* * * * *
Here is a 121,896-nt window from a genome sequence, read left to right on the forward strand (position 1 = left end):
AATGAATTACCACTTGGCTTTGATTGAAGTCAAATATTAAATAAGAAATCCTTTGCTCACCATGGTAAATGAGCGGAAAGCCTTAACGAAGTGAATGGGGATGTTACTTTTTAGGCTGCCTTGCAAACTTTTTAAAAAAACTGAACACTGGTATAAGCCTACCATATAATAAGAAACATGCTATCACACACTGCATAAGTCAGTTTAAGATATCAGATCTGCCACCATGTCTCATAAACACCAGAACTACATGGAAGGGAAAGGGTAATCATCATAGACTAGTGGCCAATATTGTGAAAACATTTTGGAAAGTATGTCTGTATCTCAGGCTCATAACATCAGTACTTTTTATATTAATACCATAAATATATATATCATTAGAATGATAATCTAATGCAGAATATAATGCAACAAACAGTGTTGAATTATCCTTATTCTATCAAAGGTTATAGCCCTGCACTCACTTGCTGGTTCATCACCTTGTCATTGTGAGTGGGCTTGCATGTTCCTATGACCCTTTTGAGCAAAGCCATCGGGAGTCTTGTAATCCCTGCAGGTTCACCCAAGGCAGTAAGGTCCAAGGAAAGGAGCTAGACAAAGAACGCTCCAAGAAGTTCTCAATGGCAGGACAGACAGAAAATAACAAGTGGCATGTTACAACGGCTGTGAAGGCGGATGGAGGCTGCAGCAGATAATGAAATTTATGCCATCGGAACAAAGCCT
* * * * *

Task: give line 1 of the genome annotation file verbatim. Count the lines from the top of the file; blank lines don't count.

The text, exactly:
Here is a 121,896-nt window from a genome sequence, read left to right on the forward strand (position 1 = left end):